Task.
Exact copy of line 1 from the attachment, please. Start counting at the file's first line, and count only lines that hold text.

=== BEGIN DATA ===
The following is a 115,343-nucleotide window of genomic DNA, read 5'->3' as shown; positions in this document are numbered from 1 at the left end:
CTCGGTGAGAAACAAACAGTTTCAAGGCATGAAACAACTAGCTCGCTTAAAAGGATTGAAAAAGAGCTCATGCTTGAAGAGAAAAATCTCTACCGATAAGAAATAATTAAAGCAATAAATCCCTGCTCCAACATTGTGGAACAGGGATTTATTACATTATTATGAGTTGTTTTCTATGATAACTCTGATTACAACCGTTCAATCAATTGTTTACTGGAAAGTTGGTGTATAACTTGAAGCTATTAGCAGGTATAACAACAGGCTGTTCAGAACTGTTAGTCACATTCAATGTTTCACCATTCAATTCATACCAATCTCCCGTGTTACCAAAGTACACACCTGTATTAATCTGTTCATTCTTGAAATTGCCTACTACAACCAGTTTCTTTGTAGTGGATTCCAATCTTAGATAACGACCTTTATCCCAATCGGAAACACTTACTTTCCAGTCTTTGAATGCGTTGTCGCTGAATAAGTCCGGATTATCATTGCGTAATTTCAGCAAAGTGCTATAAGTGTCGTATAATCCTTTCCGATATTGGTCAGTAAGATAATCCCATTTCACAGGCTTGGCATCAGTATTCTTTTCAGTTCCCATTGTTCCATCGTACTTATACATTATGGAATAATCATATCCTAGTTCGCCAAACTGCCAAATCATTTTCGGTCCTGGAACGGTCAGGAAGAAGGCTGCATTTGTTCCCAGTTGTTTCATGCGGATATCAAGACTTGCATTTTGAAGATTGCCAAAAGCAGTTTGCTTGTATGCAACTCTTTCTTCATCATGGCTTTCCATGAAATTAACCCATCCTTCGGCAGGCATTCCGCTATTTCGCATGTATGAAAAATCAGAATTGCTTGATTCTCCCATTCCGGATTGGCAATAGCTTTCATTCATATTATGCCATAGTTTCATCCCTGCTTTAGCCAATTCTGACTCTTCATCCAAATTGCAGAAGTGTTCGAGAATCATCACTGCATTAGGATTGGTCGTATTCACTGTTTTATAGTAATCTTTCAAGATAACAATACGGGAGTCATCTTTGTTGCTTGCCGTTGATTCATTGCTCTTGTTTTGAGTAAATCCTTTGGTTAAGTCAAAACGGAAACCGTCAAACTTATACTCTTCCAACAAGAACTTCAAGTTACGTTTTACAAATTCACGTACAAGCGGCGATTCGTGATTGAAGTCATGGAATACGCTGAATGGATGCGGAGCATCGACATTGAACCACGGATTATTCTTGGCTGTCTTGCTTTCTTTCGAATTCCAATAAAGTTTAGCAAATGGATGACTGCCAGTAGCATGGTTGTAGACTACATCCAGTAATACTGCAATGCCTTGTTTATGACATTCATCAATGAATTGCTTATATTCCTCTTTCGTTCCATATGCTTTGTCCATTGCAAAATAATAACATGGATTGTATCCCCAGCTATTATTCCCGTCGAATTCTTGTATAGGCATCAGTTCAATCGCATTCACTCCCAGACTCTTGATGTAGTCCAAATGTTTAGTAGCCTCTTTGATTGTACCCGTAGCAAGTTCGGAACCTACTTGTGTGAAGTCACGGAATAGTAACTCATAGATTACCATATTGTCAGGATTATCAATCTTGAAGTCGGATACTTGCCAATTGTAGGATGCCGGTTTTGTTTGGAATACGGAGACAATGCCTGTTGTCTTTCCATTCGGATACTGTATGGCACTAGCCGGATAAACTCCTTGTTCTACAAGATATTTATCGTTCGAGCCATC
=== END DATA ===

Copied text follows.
The following is a 115,343-nucleotide window of genomic DNA, read 5'->3' as shown; positions in this document are numbered from 1 at the left end: